PL/SQL Functions dialog: Arguments tab

Use this dialog to define arguments for PL/SQL functions that are registered.

You can register PL/SQL functions that have been defined in the database, using SQL commands.

For more information, see:

"Why do you need PL/SQL functions?"


This field displays Oracle-supplied PL/SQL functions and user-defined PL/SQL functions that have already been registered for use with Discoverer Administrator.


This field displays a list of arguments defined for the function currently selected in the Functions field.


Use this button to create a new argument. Discoverer generates a default argument name and fields are initialized with default values. You can then edit the default values to configure the new argument as required.


Use this button to delete the currently selected argument. The argument is removed from the Arguments field.

Move Up/Move Down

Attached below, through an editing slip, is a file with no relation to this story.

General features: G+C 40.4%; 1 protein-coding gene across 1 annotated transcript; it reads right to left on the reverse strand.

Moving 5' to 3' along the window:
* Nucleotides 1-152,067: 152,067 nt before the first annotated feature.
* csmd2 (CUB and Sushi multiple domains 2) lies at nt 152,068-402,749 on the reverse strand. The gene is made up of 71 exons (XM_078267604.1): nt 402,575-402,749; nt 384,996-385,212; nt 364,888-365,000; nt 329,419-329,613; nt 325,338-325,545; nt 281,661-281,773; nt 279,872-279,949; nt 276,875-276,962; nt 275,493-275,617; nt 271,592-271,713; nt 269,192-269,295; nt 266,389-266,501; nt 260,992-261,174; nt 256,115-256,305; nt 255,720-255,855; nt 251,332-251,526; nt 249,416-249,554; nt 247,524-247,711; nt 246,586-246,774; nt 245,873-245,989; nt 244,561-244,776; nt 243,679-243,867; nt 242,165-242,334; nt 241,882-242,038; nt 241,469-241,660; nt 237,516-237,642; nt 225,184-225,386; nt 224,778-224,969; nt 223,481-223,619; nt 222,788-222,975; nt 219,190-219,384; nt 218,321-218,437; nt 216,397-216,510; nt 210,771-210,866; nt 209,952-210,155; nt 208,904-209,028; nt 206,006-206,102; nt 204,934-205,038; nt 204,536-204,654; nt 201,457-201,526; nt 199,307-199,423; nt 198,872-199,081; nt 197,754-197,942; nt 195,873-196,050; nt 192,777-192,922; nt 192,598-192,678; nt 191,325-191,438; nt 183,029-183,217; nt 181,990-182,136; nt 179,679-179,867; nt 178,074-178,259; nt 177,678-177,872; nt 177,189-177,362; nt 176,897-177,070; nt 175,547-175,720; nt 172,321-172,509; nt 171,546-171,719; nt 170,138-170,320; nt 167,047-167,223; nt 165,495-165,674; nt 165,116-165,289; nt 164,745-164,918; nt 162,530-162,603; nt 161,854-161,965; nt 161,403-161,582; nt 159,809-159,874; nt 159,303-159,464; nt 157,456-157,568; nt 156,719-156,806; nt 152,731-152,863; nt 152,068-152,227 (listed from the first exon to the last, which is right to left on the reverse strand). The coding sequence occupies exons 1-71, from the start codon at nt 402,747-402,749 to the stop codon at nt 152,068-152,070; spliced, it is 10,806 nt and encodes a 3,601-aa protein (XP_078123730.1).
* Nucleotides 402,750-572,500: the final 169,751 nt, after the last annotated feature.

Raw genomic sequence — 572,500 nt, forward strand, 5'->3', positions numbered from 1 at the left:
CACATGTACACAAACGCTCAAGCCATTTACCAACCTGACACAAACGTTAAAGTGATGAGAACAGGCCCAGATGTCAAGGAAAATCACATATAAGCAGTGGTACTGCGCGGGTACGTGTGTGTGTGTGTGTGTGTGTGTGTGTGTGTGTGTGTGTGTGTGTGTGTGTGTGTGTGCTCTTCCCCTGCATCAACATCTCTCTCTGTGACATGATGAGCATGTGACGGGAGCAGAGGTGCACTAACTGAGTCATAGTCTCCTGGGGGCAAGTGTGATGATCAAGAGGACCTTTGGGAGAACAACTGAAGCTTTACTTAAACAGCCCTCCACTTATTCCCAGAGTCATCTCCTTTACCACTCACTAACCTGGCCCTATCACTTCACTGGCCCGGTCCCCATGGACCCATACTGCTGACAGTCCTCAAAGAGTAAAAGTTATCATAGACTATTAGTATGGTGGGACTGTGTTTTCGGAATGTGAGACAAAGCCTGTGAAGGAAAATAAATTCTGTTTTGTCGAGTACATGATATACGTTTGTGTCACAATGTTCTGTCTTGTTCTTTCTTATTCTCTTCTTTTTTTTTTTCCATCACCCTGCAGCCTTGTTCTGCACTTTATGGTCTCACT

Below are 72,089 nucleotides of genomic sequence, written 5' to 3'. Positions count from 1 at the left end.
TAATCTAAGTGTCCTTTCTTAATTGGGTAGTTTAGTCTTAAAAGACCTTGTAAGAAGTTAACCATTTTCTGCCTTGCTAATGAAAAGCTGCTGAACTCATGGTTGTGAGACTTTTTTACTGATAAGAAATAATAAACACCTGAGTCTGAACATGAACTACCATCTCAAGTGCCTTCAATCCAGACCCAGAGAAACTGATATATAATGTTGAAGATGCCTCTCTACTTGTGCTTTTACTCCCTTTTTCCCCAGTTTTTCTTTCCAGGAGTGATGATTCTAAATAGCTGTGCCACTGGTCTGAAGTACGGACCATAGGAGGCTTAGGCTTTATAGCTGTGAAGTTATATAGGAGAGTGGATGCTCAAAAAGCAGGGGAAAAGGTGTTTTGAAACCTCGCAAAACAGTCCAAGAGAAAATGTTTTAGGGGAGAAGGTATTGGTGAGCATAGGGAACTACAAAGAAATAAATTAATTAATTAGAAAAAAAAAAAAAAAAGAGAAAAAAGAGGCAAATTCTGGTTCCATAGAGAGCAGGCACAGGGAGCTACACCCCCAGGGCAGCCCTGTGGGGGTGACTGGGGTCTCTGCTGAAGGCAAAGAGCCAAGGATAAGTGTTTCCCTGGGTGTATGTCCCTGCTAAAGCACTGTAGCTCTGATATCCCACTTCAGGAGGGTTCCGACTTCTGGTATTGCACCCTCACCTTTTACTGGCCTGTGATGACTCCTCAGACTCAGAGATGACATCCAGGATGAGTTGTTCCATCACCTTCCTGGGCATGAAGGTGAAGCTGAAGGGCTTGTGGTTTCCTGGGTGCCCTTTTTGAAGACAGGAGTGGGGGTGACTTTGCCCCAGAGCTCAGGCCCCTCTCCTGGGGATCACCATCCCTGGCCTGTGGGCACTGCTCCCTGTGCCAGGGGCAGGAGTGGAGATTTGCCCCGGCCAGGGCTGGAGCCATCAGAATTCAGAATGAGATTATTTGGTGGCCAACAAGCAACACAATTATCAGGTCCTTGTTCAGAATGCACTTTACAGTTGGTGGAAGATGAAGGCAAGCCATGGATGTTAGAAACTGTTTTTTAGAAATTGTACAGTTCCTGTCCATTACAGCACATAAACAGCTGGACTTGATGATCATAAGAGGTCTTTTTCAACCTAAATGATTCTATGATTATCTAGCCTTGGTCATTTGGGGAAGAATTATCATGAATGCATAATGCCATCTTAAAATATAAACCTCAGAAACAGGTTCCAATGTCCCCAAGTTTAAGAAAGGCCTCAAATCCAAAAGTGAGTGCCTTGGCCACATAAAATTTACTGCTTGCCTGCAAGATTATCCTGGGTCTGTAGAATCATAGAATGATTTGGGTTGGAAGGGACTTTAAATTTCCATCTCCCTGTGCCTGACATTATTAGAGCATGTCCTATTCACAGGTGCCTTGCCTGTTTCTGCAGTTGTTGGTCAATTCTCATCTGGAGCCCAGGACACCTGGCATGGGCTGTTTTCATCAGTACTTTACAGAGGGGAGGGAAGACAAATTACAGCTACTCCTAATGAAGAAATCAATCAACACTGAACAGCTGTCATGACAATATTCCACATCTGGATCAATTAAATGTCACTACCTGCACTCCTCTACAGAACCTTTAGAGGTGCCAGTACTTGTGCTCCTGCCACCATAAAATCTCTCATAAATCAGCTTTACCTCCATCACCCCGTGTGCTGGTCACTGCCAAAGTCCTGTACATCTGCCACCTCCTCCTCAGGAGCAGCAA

Use these buttons to rearrange the list of arguments in the Arguments field. This is useful if an argument is out of place ordinally, or if the function itself has been modified and you need to update the function definition.

Attributes for <argument selected in Arguments field>

This area displays information about the selected PL/SQL function.


Use this field to enter the argument name. When you add an argument, a default name is created by Discoverer Administrator.


Use this field to enter additional information about the argument. When you add an argument, a default description is created by Discoverer Administrator.

Data Type

Use the drop down list to specify the argument data type for this field (the default is Number).


Use this field to change the unique name that Discoverer uses to identify EUL and workbook objects.


  • Optional

    Use this option when the argument is an optional argument to the function.

  • Required

    Use this option when the argument is a mandatory argument to the function.


  • This dialog becomes read-only if the current user does not have the Create/Edit Business Area privilege (for more information, see "Privileges dialog: Privileges tab").

  • When a PL/SQL function contains an argument with a boolean data type, you can manually input the PL/SQL function only if the following conditions are met:

    • the boolean argument has a default value defined for it (for example, Arg1 on boolean:=TRUE)

    • you select the Optional option